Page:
Innovating Care for Children With Limb Discrepancies and Deformities
Limb discrepancies and deformities present at variable severities, posing unique challenges and risks to clinicians. Congenital anomalies may require multiple, staged surgeries over time, and post-operative management and therapy are often rigorous and vital to surgical success. At Nicklaus Children’s Hospital’s Orthopedic, Sports Medicine and Spine Institute, our team serves this vulnerable patient population.
“These are lifelong disabilities,” says Daniel Ruggles, DO, FAOAO, pediatric orthopedic surgeon at Nicklaus Children’s, who specializes in treating pediatric limb deformity. “Early recognition and intervention help lead to an optimal outcome.”
Intervention often begins prenatally. When an ultrasound detects a congenital anomaly, such as clubfoot or other longitudinal deficiencies, Nicklaus Children’s orthopedic surgeons will meet with the expectant parents. During this meeting, the surgeon educates parents and helps them mentally prepare for the specialized care their child will need. Expectations get discussed and — most importantly — the team gives families hope.
Many families come to Nicklaus Children’s for limb lengthening or deformity correction with the assumption that there is only one treatment option for their child’s condition. Meeting with the orthopedic surgery team at Nicklaus Children’s provides a different perspective.
“Patients and families always have options,” Dr. Ruggles says. “Even for rare disorders, we provide nonsurgical and surgical approaches, and we actively engage parents in the decision-making and treatment process.”
Prior to initiating surgical or nonsurgical intervention, the team works with parents to set realistic goals. In the case of limb deformity, goals include creating an anatomically straight leg by normalizing the mechanical axis of the limb. Limb-lengthening efforts aim for residual discrepancy less than 5 to 10 millimeters (mm). All treatments target an outcome that optimizes function.
“Most importantly, we want kids to feel better and parents to feel their child’s quality of life has improved,” Dr. Ruggles says. “Our ultimate goal is to let a kid be a kid.”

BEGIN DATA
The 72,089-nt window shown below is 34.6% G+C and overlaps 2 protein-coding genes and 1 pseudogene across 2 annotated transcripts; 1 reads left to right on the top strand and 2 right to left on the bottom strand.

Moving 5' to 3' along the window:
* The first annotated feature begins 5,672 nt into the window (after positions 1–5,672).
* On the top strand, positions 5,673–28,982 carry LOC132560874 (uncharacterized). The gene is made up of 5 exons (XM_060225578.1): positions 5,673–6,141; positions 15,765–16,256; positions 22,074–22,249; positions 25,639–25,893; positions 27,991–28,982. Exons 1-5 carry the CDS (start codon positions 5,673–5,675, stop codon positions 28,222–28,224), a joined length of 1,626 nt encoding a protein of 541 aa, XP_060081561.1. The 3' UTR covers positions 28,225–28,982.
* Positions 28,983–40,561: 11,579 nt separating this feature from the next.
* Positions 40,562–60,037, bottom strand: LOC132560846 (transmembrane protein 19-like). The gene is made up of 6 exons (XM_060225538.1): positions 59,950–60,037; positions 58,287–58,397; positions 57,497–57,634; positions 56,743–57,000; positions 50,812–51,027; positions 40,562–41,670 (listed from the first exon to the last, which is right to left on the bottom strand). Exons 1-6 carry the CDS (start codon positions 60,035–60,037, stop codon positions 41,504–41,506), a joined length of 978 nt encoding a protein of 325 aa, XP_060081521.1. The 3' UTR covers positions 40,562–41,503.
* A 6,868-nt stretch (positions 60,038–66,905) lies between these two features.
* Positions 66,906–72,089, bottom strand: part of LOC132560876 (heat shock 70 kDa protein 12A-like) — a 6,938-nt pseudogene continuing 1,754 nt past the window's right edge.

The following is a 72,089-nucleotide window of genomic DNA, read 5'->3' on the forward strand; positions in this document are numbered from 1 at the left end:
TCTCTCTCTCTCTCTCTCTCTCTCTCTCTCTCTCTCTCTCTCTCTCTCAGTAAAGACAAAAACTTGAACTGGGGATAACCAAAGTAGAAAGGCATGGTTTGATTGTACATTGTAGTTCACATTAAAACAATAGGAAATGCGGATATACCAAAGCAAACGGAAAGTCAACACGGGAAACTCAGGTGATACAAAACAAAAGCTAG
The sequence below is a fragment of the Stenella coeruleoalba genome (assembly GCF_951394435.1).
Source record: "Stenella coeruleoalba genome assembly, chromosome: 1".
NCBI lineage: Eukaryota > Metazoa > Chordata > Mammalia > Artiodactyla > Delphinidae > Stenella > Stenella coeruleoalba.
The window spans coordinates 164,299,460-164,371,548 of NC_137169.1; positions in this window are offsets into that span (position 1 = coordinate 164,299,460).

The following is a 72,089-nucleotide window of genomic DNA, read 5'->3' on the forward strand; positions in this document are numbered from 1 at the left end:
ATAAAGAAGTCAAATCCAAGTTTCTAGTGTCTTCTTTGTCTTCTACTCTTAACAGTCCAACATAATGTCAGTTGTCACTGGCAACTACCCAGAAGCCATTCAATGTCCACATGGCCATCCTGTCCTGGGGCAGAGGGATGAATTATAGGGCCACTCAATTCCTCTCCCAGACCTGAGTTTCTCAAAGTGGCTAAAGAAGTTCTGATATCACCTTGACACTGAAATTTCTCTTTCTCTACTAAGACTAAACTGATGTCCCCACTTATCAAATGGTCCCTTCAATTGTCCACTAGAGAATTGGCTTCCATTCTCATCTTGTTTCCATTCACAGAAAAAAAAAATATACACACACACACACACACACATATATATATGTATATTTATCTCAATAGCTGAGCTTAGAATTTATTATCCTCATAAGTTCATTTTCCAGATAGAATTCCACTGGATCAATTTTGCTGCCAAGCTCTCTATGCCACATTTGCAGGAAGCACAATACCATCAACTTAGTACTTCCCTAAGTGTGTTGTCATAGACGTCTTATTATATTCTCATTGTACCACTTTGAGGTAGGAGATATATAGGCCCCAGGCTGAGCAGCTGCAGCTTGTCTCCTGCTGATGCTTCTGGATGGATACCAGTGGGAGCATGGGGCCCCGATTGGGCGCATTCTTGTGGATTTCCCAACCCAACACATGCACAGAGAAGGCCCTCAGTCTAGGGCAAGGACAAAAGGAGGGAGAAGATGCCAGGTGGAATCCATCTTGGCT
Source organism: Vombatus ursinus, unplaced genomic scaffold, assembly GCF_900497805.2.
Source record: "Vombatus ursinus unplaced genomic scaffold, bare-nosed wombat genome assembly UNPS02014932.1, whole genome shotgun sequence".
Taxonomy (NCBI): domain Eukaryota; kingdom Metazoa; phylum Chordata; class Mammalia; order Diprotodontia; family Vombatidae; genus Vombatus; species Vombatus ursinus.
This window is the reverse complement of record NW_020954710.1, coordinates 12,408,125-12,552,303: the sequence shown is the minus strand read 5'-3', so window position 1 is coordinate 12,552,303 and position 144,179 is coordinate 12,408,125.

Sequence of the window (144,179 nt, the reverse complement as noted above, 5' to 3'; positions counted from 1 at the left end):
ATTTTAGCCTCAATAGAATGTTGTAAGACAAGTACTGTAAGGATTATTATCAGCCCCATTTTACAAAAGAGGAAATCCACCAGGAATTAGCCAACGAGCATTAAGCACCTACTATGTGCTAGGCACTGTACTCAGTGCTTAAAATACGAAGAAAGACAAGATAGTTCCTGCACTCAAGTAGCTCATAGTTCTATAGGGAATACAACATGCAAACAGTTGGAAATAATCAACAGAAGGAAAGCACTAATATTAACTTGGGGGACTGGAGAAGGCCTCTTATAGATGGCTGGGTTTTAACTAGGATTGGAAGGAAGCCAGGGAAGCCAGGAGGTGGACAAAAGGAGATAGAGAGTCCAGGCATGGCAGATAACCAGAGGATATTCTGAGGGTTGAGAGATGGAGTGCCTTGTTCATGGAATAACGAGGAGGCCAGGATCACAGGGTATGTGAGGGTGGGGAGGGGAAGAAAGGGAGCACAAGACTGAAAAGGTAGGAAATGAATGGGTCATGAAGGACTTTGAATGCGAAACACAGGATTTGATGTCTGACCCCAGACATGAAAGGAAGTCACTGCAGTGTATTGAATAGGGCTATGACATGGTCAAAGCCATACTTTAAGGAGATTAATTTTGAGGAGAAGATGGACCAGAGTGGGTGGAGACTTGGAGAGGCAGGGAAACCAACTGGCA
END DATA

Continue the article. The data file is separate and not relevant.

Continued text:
To that end, the limb disorders program provides families with comprehensive options. These include:
- Internal limb lengthening. The surgeon implants a telescopic PRECICE® device within the patient’s bone marrow canal. A handheld remote control activates a magnet in the device, causing internal gears to turn and, with a virtually painless process, lengthen the bone. Compared to external leg-lengthening frames, PRECICE is safer, gentler and better tolerated by patients.
- Hexapod External Frames. Today’s hexapod frames have evolved from the original devices introduced decades ago and allow more accurate correction of complex multiplanar deformity. Modern versions include integrated motors that automatically move the fixator frame, thus promoting gradual deformity correction without any patient involvement. The patient may wear the hexapod for a few months, depending on deformity severity.
- Upper extremity correction. Although most limb lengthening and deformity correction occurs on the lower extremities, upper extremity issues also occur. Whether congenital or trauma-induced, upper extremity issues are resolved using similar techniques as those used on the hips and legs.
Taking a Team Approach
Every morning, the pediatric orthopedic team meets to discuss patient cases. Treatment plans are confirmed or modified, and clinicians from various subspecialties speak into cases as appropriate. When a child requires surgery, surgeons collaborate to ensure a successful outcome.
Because limb-lengthening treatments are often complex and affect multiple areas of a patient’s well-being, families have access to a multidisciplinary team that includes:
- Athletic trainers
- Occupational therapists
- Physical therapists
- Physician assistants
To ensure confidence in a child’s diagnosis and treatment plan, team members are quick to encourage second opinions.
“Patients with complex medical conditions will see many different specialists throughout their care journeys,” Dr. Ruggles says. “It’s important that families know they have options, and a second opinion allows them to make informed decisions about their child’s treatment.”
Currently, PRECICE is offered only to children of a certain size and weight and typically limited to patients age 8 and older. Within the next year, Dr. Ruggles anticipates a new, modified PRECICE that will allow internal limb lengthening for children as young as 4 to 5 years old. Additionally, new advances in biologics promise to speed or strengthen new bone growth for pediatric patients.
As these new technologies prove effective, they’ll provide new options for patients at Nicklaus Children’s.
“The last few years have brought tremendous advances,” Dr. Ruggles says. “It’s an exciting time to be in this field.”
To refer a patient to Nicklaus Children’s Limb Lengthening and Deformity Correction Program, email our physician liaison team.